Lessons on bigotry

I am writing in response to the article on sectarianism in Wednesday’s Evening Times by Tom Wood. While I share his concerns about sectarianism in Scotland I believe his analysis and solution are seriously flawed.

His answer of abolishing state-run Catholic schools appears to place the blame of continued sectarianism firmly on the existence of such schools.

The obvious problem with this analysis is that there are plenty of countries throughout the world which have Catholic schools but do not experience the problems of sectarianism that Scotland does. For example, England (where I lived until I was in my teens) have many state-run Catholic schools but it does not see the sectarianism that is seen in Scotland. Catholic schools exist in Scotland because of the sectarianism and discrimination that Catholics faced in Scotland in the last century.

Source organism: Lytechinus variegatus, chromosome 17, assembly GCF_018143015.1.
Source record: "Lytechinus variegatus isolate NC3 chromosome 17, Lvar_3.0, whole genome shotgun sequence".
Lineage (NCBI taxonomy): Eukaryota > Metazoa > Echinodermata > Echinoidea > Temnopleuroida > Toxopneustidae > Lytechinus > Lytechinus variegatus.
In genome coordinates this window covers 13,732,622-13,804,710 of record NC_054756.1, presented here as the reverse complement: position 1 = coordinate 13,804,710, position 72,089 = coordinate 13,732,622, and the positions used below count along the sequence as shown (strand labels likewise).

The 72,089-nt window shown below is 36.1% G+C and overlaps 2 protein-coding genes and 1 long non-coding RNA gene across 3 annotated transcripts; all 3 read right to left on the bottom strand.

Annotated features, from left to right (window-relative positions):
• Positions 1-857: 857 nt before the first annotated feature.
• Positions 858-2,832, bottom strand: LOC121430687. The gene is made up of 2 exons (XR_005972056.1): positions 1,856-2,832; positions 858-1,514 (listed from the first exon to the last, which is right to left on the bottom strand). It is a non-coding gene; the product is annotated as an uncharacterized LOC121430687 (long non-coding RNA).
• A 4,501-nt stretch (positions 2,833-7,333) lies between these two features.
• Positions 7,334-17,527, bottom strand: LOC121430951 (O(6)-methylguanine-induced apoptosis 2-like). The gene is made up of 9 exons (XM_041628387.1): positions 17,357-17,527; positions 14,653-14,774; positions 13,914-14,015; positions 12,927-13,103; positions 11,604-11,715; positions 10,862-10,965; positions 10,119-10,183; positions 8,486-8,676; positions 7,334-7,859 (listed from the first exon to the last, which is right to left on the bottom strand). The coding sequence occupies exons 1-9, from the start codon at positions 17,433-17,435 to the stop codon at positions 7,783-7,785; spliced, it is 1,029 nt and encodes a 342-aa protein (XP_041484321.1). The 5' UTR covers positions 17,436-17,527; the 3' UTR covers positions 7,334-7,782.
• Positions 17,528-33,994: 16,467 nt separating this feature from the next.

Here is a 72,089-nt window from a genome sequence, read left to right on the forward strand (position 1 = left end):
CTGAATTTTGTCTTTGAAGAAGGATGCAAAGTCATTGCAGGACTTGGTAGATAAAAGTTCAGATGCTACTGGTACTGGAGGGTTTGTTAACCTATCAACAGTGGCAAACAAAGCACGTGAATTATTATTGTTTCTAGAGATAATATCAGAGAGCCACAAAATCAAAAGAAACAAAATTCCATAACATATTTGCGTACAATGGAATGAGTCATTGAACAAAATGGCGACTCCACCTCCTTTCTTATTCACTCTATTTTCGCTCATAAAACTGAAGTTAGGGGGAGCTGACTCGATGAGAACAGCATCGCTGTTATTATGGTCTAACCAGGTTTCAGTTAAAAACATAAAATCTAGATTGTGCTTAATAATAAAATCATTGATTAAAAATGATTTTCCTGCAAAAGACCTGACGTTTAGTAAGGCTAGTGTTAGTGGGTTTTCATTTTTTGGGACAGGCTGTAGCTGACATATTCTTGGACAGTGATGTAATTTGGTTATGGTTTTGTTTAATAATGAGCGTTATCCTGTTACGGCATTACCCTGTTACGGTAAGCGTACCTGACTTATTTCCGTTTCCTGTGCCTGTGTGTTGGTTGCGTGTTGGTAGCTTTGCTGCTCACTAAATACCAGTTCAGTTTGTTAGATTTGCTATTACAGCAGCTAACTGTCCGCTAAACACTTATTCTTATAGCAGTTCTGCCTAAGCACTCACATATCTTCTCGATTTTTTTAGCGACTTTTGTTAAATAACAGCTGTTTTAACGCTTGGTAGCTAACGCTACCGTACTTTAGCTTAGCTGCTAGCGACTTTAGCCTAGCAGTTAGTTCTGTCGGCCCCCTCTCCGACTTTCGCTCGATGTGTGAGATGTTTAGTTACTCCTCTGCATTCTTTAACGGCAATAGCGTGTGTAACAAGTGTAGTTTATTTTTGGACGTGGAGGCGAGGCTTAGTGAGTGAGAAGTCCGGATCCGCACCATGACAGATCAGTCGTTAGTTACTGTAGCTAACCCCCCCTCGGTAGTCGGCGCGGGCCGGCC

Some may say that such discrimination is a thing of the past but it is important to remember that the violence seen in Glasgow in recent weeks was caused by those out to prevent peaceful marches that supported Irish unity and republicanism. The problem lies not with Catholic schools but with those who think it is acceptable to use violence to prevent peaceful marches. The answer therefore lies in considering the legality of counter demonstrations and their policing.

Michael Docherty, via email

Slow down on M8

As an avid reader of your newspaper I was saddened to read of yet another crash on the M8 but not at all surprised. Whilst I hope that there were no life threatening injuries, or god forbid deaths, I feel very little sympathy for a lot of the drivers who use the M8.

The section on which the crash happened has a speed limit of 50mph but in my experience, cars, vans, lorries etc continue to drive at breakneck speed. Some of the driving I have witnessed down the years beggars belief.

James Campbell, via email